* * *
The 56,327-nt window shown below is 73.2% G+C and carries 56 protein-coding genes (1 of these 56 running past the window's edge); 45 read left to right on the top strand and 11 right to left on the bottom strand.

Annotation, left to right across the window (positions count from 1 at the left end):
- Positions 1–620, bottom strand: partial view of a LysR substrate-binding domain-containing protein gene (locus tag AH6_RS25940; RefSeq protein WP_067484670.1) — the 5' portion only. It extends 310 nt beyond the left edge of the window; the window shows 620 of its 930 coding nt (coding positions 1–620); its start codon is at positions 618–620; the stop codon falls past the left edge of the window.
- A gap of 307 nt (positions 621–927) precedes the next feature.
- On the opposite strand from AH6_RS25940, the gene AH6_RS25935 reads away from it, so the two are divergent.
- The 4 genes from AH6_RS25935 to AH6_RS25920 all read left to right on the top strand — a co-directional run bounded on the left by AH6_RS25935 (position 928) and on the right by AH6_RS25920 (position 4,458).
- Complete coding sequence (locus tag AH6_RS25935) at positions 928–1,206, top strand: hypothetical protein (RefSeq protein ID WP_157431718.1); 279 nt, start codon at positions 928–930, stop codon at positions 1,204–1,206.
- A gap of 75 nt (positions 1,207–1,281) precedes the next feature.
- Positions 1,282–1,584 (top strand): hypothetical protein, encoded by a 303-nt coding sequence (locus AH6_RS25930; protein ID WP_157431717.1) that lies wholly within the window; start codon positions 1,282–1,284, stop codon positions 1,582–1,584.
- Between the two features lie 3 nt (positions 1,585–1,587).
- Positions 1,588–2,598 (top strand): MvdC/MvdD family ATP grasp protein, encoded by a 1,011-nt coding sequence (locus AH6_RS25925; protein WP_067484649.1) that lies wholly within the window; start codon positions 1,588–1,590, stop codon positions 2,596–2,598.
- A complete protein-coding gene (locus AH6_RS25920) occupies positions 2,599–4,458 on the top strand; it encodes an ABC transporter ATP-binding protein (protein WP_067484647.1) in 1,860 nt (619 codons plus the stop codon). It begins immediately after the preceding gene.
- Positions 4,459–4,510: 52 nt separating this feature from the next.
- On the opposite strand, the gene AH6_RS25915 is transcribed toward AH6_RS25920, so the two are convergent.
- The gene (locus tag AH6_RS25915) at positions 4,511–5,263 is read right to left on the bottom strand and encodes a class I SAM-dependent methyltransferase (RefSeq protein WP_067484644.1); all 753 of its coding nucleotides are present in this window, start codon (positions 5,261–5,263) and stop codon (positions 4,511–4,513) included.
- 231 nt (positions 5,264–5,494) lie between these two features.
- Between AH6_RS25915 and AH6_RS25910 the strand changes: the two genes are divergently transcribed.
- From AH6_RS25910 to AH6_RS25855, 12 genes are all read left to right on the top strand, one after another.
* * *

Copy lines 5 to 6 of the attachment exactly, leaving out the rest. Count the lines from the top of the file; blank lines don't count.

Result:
- On the opposite strand from AH6_RS25940, the gene AH6_RS25935 reads away from it, so the two are divergent.
- The 4 genes from AH6_RS25935 to AH6_RS25920 all read left to right on the top strand — a co-directional run bounded on the left by AH6_RS25935 (position 928) and on the right by AH6_RS25920 (position 4,458).